Stop the Condensation
Condensation is an issue for every bathroom – it’s a humid environment where moisture is released into the air in an indoor environment by something as simple as taking a shower or a hot bath. Condensation forms when the hot steam meets cold air and surfaces, forming droplets on windows, mirrors and every hard surface. The hotter the water vapour, the more moisture the air can hold and the more condensation will be deposited on cold surfaces.
But condensation is not merely a case of having to demist mirrors and windows. In addition to being a nuisance, it can also cause all sorts of problems, from peeling wallpaper to unsightly mould stains. Mould spores love nothing more than warm, damp environments where they will thrive, wreaking havoc in your bathroom… if you let them.
Obviously, you won’t be able to change the essential function of your bathroom, but there are some simple and effective steps you can take to dramatically reduce condensation in your bathroom, for everyone’s sake – and here are 5 advised by Mike James, who worked with the Bathroom Discount Centre on this steamy issue:
The first, basic step to reducing the harmful effects of condensation is to increase ventilation in the room to keep the airflow up and the moisture content down. Open a window when you’re running a bath or having a shower, and air the room well when you’ve finished.
Interestingly, double glazed windows offer extra protection as the inside pane is warmer than the outside pane. Single glazed windows, by contrast, attract more condensation.
You may think that opening the bathroom door may also be helpful, but you’d be wrong. All you’re doing is spreading the steamy air to other rooms, increasing the risk of the harmful effects of condensation there.
Finally, make sure that the shower door or curtain is left open after use so that the inside of the shower cubicle gets a decent airing too.
Clean and dry surfaces
Do ensure that your bathroom surfaces are kept clean and dry when the bathroom is not in use. This goes for baths, showers and washbasins as well as windows, mirrors and tiles. It may seem counterintuitive, but it’s important to discourage the moist environment in which mould can thrive.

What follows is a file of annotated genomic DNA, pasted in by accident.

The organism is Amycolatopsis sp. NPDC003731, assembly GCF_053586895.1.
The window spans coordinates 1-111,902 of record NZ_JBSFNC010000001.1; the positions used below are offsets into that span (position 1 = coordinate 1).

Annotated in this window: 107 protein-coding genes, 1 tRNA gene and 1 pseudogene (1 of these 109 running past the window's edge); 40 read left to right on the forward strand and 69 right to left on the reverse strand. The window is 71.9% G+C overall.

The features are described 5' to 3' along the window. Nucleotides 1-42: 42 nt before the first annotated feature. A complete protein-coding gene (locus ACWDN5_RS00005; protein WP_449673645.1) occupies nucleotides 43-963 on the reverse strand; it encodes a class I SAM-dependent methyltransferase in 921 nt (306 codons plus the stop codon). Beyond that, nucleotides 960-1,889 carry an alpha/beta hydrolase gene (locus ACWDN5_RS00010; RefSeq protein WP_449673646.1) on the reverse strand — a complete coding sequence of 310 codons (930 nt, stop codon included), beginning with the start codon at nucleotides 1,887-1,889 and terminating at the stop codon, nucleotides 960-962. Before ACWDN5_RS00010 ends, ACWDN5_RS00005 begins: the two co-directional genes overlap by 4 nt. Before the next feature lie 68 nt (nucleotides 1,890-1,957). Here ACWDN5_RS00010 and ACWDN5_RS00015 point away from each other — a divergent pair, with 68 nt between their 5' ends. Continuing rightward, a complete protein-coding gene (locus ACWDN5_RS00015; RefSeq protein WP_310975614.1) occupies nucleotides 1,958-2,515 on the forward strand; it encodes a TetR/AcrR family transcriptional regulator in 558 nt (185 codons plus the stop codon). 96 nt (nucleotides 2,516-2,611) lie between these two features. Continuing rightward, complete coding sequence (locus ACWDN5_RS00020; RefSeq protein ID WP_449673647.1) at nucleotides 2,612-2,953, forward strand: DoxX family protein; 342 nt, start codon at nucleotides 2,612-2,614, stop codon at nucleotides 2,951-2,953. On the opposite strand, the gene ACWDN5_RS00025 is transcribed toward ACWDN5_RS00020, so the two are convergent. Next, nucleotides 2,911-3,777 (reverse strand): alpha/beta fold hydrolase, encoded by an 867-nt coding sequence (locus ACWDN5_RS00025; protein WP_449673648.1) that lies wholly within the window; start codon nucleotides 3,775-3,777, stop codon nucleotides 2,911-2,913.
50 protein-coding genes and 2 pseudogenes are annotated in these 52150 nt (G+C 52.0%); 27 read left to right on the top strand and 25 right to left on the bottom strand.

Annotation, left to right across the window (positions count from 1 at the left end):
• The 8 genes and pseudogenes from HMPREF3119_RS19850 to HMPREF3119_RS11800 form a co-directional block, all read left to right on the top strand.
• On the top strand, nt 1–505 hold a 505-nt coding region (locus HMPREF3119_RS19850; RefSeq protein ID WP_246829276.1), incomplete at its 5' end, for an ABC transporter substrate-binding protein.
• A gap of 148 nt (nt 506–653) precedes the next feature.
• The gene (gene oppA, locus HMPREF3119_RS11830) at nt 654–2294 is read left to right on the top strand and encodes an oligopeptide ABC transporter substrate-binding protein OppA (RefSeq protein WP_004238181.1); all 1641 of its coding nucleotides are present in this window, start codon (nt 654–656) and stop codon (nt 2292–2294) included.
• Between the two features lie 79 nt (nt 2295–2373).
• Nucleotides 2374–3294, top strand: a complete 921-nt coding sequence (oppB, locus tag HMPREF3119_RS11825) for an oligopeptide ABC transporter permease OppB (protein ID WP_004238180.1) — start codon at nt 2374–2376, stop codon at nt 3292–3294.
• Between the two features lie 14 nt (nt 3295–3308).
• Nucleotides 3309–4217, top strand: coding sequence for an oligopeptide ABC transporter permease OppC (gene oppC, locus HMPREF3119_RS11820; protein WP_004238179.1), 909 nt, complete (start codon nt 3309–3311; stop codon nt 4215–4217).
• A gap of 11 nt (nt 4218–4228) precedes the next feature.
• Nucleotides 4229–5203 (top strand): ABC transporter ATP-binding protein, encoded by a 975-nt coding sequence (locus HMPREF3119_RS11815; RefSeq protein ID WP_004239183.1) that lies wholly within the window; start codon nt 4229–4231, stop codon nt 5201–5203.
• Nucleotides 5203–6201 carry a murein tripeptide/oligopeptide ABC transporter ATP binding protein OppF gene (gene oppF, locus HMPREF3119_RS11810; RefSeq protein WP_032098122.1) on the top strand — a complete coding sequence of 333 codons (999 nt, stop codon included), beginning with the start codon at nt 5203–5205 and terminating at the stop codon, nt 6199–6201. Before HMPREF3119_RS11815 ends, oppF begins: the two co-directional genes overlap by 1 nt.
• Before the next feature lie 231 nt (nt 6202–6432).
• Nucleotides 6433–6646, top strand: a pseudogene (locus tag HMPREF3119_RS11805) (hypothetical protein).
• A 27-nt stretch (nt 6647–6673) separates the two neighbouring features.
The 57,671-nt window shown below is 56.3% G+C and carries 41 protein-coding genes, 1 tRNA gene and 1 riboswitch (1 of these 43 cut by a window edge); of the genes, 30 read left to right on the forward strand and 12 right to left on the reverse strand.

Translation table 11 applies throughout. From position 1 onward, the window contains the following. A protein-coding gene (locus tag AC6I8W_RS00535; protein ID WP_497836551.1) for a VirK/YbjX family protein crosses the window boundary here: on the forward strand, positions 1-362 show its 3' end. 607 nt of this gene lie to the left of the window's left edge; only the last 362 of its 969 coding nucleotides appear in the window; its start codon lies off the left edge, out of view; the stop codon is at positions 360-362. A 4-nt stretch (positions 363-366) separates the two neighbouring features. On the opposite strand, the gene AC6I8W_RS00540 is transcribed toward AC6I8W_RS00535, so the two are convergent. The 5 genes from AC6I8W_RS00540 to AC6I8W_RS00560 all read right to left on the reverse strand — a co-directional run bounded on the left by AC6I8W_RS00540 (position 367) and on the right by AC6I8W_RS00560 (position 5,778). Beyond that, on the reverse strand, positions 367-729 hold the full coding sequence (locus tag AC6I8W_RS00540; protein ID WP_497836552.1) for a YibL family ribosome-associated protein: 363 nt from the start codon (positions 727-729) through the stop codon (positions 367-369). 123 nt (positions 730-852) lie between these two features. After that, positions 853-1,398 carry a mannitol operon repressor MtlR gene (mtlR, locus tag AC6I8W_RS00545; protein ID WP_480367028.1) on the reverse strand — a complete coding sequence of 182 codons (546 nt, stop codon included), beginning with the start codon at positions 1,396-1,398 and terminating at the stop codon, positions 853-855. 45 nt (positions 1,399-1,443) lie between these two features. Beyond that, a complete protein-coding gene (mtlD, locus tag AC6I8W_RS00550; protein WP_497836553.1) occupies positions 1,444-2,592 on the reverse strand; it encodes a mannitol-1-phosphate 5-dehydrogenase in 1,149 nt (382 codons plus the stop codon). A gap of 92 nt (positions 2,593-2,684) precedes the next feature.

If any black spots do appear around your bath, shower or washbasin as a result of too much condensation, use a solution of bleach and water to eliminate them as soon as you can, and prevent your bathroom from becoming a breeding ground for mould.
Every bathroom should have a fully operational extractor fan. Even if there is an outside window in the room, bathroom fans are non-negotiable. Ideally, install one that comes on automatically with the bathroom light or when you switch on the shower. If that’s not possible, at least keep the fan switch next to the light switch, so you won’t forget to turn it on.
It really cannot be stressed enough that not having/using a bathroom fan is a recipe for future disaster. And don’t forget to check your fan regularly, so that dust and dirt build-ups can’t impede the operational efficiency of the fan.
A dehumidifier is a clever gadget that takes moisture from the air and collects it as water. They’re not cheap and not pretty, and are perhaps not a long-term solution to the problem, but having a dehumidifier running while you have a hot bath or steam shower will certainly lead to a big reduction in condensation. It’s a thought.
Warming up bathroom surfaces
Cold hard surfaces such as tiled areas, floors and mirrors are most likely to attract condensation. However, warming up these surfaces will help, as it reduces the contrast between hot and cold and therefore leads to less condensation.
Underfloor heating can help in this regard, as can demistable mirrors that are fitted with heat pads to keep the glass surface warm automatically.
Article provided by Mike James, an independent content writer working together with Bathroom Discount Centre.